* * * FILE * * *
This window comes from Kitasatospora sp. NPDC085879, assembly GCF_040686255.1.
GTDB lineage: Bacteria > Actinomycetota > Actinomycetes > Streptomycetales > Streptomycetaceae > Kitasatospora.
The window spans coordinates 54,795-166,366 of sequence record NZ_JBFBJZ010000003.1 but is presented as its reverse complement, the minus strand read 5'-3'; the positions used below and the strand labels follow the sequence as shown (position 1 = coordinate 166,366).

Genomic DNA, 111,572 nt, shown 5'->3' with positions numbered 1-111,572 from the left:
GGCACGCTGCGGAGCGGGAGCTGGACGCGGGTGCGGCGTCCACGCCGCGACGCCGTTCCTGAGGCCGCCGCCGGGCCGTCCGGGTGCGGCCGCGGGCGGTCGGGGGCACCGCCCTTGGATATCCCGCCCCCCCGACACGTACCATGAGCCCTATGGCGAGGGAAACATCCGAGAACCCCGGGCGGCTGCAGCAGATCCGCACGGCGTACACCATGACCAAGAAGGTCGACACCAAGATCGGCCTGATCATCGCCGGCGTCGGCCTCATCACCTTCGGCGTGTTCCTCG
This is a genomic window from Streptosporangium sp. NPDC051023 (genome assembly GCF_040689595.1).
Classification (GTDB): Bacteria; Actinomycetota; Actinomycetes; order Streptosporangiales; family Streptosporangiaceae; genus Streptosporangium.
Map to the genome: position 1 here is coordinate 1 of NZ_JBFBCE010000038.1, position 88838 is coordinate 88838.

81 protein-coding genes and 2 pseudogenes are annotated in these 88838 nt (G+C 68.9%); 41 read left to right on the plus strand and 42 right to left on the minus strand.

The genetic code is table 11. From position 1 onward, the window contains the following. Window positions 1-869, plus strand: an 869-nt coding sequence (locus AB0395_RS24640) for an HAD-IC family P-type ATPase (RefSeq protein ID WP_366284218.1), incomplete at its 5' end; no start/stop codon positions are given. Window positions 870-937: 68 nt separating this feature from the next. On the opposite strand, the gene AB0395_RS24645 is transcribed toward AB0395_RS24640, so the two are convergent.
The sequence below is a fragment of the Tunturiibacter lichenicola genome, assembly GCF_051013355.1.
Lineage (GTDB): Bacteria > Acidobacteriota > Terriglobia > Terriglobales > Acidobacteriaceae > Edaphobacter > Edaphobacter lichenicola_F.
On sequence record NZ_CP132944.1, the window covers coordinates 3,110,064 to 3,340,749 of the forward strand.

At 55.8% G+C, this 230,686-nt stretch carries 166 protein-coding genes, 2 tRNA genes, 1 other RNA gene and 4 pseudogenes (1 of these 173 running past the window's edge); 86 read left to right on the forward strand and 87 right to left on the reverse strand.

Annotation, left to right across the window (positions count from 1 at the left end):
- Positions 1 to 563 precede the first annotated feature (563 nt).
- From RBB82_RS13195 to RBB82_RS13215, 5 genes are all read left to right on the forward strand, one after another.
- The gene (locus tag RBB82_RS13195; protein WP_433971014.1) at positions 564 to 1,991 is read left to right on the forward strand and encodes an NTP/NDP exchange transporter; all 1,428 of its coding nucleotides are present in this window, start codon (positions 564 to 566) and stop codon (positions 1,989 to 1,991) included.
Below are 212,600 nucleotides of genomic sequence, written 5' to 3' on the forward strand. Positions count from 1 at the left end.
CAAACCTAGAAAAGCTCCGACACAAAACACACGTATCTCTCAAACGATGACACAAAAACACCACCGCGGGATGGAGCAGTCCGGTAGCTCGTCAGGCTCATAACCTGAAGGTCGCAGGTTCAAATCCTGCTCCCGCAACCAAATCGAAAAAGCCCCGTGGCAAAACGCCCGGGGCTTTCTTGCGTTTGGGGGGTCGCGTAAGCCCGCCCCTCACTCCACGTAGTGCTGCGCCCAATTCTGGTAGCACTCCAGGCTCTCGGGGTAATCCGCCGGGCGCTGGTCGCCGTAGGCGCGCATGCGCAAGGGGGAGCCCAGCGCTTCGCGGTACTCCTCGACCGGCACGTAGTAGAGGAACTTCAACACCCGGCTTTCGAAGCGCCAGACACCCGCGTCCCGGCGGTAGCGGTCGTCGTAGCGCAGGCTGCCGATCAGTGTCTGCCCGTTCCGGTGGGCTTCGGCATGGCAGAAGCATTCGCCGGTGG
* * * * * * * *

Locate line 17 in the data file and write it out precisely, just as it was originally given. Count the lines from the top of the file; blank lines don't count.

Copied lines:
- From RBB82_RS13195 to RBB82_RS13215, 5 genes are all read left to right on the forward strand, one after another.